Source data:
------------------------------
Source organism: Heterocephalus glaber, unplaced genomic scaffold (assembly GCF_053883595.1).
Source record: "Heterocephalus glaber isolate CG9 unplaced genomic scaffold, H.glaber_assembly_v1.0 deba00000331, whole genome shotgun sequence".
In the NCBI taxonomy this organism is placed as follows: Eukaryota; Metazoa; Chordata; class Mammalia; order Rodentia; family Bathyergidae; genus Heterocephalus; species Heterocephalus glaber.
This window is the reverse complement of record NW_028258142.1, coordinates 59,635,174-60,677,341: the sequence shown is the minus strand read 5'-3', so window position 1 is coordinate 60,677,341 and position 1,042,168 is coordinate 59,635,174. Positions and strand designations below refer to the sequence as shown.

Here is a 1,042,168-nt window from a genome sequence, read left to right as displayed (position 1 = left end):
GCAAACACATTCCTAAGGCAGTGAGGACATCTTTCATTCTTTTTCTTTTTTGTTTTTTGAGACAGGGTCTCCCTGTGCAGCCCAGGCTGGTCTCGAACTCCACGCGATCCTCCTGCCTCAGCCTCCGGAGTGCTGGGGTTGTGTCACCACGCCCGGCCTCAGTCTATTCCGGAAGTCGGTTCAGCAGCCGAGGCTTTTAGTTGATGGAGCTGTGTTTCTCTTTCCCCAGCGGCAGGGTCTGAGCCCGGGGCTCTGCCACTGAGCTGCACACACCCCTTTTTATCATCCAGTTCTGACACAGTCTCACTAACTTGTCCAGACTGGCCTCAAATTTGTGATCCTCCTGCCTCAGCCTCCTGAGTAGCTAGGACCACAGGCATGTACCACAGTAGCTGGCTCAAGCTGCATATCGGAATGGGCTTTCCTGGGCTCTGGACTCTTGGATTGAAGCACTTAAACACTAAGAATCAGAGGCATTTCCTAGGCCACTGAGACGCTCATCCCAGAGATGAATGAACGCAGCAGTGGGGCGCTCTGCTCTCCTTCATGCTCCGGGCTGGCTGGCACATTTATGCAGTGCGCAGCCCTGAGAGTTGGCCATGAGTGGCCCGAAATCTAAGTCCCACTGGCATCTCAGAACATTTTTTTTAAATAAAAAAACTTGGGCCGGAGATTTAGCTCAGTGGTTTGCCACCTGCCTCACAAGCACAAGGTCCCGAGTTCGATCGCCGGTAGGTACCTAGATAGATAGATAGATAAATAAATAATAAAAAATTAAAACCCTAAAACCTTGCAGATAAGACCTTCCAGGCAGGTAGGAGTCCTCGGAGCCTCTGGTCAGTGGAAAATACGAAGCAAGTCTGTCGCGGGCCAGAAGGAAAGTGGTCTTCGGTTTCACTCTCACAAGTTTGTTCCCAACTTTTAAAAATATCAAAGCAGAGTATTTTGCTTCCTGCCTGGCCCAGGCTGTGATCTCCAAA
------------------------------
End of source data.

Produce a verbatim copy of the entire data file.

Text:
Source organism: Heterocephalus glaber, unplaced genomic scaffold (assembly GCF_053883595.1).
Source record: "Heterocephalus glaber isolate CG9 unplaced genomic scaffold, H.glaber_assembly_v1.0 deba00000331, whole genome shotgun sequence".
In the NCBI taxonomy this organism is placed as follows: Eukaryota; Metazoa; Chordata; class Mammalia; order Rodentia; family Bathyergidae; genus Heterocephalus; species Heterocephalus glaber.
This window is the reverse complement of record NW_028258142.1, coordinates 59,635,174-60,677,341: the sequence shown is the minus strand read 5'-3', so window position 1 is coordinate 60,677,341 and position 1,042,168 is coordinate 59,635,174. Positions and strand designations below refer to the sequence as shown.

Here is a 1,042,168-nt window from a genome sequence, read left to right as displayed (position 1 = left end):
GCAAACACATTCCTAAGGCAGTGAGGACATCTTTCATTCTTTTTCTTTTTTGTTTTTTGAGACAGGGTCTCCCTGTGCAGCCCAGGCTGGTCTCGAACTCCACGCGATCCTCCTGCCTCAGCCTCCGGAGTGCTGGGGTTGTGTCACCACGCCCGGCCTCAGTCTATTCCGGAAGTCGGTTCAGCAGCCGAGGCTTTTAGTTGATGGAGCTGTGTTTCTCTTTCCCCAGCGGCAGGGTCTGAGCCCGGGGCTCTGCCACTGAGCTGCACACACCCCTTTTTATCATCCAGTTCTGACACAGTCTCACTAACTTGTCCAGACTGGCCTCAAATTTGTGATCCTCCTGCCTCAGCCTCCTGAGTAGCTAGGACCACAGGCATGTACCACAGTAGCTGGCTCAAGCTGCATATCGGAATGGGCTTTCCTGGGCTCTGGACTCTTGGATTGAAGCACTTAAACACTAAGAATCAGAGGCATTTCCTAGGCCACTGAGACGCTCATCCCAGAGATGAATGAACGCAGCAGTGGGGCGCTCTGCTCTCCTTCATGCTCCGGGCTGGCTGGCACATTTATGCAGTGCGCAGCCCTGAGAGTTGGCCATGAGTGGCCCGAAATCTAAGTCCCACTGGCATCTCAGAACATTTTTTTTAAATAAAAAAACTTGGGCCGGAGATTTAGCTCAGTGGTTTGCCACCTGCCTCACAAGCACAAGGTCCCGAGTTCGATCGCCGGTAGGTACCTAGATAGATAGATAGATAAATAAATAATAAAAAATTAAAACCCTAAAACCTTGCAGATAAGACCTTCCAGGCAGGTAGGAGTCCTCGGAGCCTCTGGTCAGTGGAAAATACGAAGCAAGTCTGTCGCGGGCCAGAAGGAAAGTGGTCTTCGGTTTCACTCTCACAAGTTTGTTCCCAACTTTTAAAAATATCAAAGCAGAGTATTTTGCTTCCTGCCTGGCCCAGGCTGTGATCTCCAAA